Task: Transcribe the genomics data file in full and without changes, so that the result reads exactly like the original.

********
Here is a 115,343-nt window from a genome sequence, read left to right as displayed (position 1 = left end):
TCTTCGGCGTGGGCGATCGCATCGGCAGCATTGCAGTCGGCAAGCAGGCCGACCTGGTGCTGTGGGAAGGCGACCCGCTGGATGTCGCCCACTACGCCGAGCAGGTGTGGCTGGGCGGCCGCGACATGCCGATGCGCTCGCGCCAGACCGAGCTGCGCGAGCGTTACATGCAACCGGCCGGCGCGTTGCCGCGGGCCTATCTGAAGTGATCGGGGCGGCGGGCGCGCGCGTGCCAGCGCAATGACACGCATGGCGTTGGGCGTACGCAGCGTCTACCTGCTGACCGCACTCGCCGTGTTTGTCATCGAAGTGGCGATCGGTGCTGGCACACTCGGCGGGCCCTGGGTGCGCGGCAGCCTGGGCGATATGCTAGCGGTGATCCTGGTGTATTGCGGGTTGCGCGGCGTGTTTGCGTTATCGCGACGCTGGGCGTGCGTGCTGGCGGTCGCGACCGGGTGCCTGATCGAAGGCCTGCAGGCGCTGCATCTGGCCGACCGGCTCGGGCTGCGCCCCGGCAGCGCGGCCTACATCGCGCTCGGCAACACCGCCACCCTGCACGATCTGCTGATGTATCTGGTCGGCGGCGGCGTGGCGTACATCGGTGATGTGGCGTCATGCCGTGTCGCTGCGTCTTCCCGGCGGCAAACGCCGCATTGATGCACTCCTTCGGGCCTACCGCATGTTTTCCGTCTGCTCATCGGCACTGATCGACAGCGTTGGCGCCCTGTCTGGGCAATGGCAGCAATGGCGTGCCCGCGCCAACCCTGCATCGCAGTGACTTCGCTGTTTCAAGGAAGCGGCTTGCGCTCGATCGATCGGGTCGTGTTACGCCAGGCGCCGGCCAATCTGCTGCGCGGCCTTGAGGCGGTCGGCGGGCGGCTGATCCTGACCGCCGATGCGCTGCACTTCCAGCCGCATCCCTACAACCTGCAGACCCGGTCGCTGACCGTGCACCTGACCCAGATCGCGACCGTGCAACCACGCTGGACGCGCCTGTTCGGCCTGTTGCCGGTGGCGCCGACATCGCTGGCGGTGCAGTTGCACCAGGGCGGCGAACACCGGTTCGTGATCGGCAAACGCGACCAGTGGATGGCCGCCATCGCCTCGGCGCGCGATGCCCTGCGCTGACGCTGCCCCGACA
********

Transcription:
Here is a 115,343-nt window from a genome sequence, read left to right as displayed (position 1 = left end):
TCTTCGGCGTGGGCGATCGCATCGGCAGCATTGCAGTCGGCAAGCAGGCCGACCTGGTGCTGTGGGAAGGCGACCCGCTGGATGTCGCCCACTACGCCGAGCAGGTGTGGCTGGGCGGCCGCGACATGCCGATGCGCTCGCGCCAGACCGAGCTGCGCGAGCGTTACATGCAACCGGCCGGCGCGTTGCCGCGGGCCTATCTGAAGTGATCGGGGCGGCGGGCGCGCGCGTGCCAGCGCAATGACACGCATGGCGTTGGGCGTACGCAGCGTCTACCTGCTGACCGCACTCGCCGTGTTTGTCATCGAAGTGGCGATCGGTGCTGGCACACTCGGCGGGCCCTGGGTGCGCGGCAGCCTGGGCGATATGCTAGCGGTGATCCTGGTGTATTGCGGGTTGCGCGGCGTGTTTGCGTTATCGCGACGCTGGGCGTGCGTGCTGGCGGTCGCGACCGGGTGCCTGATCGAAGGCCTGCAGGCGCTGCATCTGGCCGACCGGCTCGGGCTGCGCCCCGGCAGCGCGGCCTACATCGCGCTCGGCAACACCGCCACCCTGCACGATCTGCTGATGTATCTGGTCGGCGGCGGCGTGGCGTACATCGGTGATGTGGCGTCATGCCGTGTCGCTGCGTCTTCCCGGCGGCAAACGCCGCATTGATGCACTCCTTCGGGCCTACCGCATGTTTTCCGTCTGCTCATCGGCACTGATCGACAGCGTTGGCGCCCTGTCTGGGCAATGGCAGCAATGGCGTGCCCGCGCCAACCCTGCATCGCAGTGACTTCGCTGTTTCAAGGAAGCGGCTTGCGCTCGATCGATCGGGTCGTGTTACGCCAGGCGCCGGCCAATCTGCTGCGCGGCCTTGAGGCGGTCGGCGGGCGGCTGATCCTGACCGCCGATGCGCTGCACTTCCAGCCGCATCCCTACAACCTGCAGACCCGGTCGCTGACCGTGCACCTGACCCAGATCGCGACCGTGCAACCACGCTGGACGCGCCTGTTCGGCCTGTTGCCGGTGGCGCCGACATCGCTGGCGGTGCAGTTGCACCAGGGCGGCGAACACCGGTTCGTGATCGGCAAACGCGACCAGTGGATGGCCGCCATCGCCTCGGCGCGCGATGCCCTGCGCTGACGCTGCCCCGACA